I believe this to be true, also. If we look back to the beginning of time we can see how the human body and the earth were intended to be connected. The earth produces the food, vitamins, herbs and water the human body needs to survive and our bodies were designed for reproduction to ensure the survival of our species. This is what science has proven.
It’s the evolution of man, ingenuity that has steered us off course and to the present day of processed foods, politics, technology, the inability to live in simplicity, substance abuse and so on.
Nothing is as it should be, not to say it’s all bad. There have been a great deal of outstanding ideas brought to life. It’s been by the hands and mind of human kind in which change has originated from ideas.
Ideas are everywhere and the more we pursue our curiosities the more an idea transforms into a reality. Anything can be an idea and most definitely has been. When we think of ideas we think of creativity but I feel it’s typical to set limitations on what creativity means.
We think about arts and culture, sure. But what about ingenuity such as technology, medical science, science in all forms, actually and engineering? Engineering itself includes anything that has been developed from an idea on paper into something tangible.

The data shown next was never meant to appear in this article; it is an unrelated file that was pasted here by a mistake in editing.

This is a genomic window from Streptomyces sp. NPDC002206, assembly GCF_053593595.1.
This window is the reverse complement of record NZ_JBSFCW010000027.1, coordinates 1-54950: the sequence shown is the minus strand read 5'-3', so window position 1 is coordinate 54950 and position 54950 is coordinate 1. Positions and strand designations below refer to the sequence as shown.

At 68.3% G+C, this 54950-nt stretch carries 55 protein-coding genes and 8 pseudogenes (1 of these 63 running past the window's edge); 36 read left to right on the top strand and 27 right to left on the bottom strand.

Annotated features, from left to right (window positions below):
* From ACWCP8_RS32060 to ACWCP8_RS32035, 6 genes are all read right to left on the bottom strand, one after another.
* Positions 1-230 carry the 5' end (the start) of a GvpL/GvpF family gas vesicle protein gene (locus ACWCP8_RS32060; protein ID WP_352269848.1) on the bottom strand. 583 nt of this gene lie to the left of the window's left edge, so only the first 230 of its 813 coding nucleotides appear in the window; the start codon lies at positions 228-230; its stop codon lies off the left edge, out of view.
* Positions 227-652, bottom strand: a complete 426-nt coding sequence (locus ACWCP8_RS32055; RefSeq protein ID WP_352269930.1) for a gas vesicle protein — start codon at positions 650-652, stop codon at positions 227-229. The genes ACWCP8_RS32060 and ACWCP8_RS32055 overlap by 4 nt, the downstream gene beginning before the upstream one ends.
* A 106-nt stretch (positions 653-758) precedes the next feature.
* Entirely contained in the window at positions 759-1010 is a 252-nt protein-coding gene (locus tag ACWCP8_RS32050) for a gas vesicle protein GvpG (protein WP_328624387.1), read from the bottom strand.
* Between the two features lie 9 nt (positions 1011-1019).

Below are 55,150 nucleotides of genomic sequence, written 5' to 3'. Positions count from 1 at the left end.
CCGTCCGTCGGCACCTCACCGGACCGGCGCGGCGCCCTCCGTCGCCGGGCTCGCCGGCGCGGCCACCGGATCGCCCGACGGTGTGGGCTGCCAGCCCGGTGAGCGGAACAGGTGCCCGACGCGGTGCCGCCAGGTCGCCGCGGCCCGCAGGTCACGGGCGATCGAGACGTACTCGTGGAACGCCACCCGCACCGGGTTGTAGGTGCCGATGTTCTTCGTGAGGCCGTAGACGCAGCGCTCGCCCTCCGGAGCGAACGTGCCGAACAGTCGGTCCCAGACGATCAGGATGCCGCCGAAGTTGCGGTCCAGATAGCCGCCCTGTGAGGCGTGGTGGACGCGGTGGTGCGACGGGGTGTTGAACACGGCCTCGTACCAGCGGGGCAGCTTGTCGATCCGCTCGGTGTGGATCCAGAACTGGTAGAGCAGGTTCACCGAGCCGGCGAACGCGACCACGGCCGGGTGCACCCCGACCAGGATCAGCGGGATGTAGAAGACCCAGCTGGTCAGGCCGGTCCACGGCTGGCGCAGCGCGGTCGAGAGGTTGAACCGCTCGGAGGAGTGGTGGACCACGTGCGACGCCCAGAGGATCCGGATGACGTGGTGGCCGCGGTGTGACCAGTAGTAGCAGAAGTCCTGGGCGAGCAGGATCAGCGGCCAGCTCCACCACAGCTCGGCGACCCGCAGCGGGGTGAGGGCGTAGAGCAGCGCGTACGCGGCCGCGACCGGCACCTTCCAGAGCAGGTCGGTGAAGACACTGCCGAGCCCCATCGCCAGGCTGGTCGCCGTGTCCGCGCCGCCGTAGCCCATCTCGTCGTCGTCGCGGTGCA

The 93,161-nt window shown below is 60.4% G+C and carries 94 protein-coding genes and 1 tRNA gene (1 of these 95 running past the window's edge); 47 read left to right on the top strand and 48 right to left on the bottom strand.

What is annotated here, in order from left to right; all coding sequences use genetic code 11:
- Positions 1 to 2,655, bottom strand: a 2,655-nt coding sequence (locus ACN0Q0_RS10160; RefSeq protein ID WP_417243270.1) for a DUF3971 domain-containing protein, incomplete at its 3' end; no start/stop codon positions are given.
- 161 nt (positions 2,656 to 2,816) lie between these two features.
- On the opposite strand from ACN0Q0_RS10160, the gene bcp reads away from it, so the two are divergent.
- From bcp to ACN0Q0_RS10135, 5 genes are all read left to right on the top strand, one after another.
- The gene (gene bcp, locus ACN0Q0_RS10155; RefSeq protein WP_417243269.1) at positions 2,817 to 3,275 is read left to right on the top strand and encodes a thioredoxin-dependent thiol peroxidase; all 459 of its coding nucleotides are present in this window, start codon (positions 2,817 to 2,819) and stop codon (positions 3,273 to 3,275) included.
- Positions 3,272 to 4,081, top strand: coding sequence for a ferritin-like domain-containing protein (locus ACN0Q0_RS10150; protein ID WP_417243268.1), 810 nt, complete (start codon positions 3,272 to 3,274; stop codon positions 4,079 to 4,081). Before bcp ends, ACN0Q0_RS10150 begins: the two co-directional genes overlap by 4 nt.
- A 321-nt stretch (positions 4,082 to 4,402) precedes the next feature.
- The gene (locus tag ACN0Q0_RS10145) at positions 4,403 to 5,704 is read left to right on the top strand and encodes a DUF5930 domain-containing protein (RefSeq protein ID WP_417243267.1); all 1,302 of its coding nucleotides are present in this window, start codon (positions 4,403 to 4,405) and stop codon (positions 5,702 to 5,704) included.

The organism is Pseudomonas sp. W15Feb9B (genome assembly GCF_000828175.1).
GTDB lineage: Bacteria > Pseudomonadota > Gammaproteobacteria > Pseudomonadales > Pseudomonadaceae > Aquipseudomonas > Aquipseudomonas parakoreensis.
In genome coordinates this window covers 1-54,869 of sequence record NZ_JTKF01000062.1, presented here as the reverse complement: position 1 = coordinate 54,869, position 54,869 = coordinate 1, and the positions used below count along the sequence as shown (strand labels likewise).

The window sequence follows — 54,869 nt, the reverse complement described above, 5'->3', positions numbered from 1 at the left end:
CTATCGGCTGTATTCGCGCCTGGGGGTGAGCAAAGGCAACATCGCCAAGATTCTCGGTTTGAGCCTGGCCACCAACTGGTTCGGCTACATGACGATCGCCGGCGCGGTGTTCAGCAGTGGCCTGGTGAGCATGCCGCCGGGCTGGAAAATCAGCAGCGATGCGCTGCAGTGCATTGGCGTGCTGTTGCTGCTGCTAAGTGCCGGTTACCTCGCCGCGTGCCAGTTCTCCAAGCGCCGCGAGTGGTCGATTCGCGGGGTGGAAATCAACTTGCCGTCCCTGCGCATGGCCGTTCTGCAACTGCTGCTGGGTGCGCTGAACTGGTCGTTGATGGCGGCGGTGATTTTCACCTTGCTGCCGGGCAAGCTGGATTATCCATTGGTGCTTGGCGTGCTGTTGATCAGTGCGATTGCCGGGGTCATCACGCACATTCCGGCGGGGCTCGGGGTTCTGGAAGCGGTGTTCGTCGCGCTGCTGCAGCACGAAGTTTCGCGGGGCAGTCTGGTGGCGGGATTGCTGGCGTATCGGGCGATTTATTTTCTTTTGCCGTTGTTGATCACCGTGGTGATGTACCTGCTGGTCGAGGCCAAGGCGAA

Ideas are also our actions and we learn through execution. This could mean anything. I had an idea to build a solar generator and although I did blow out the electricity in an entire quadrant of our house the generator worked. I had the idea of doing 100 squats per day for a month to increase my physical strength. I did increase muscle mass but without continuing the routine beyond the 30 days I was no stronger than I was before. There’s also the time I considered canceling my internet service even though my livelihood depends on my connection to the cyber world.
The list of possibilities are endless, really and each of us view, process and execute ideas in different ways meaning the possibilities of possibilities are endless as well. It’s no different than going to the store to purchase band aids and discovering there are twenty brands who claim theirs are the best because of specific aspects they focus on.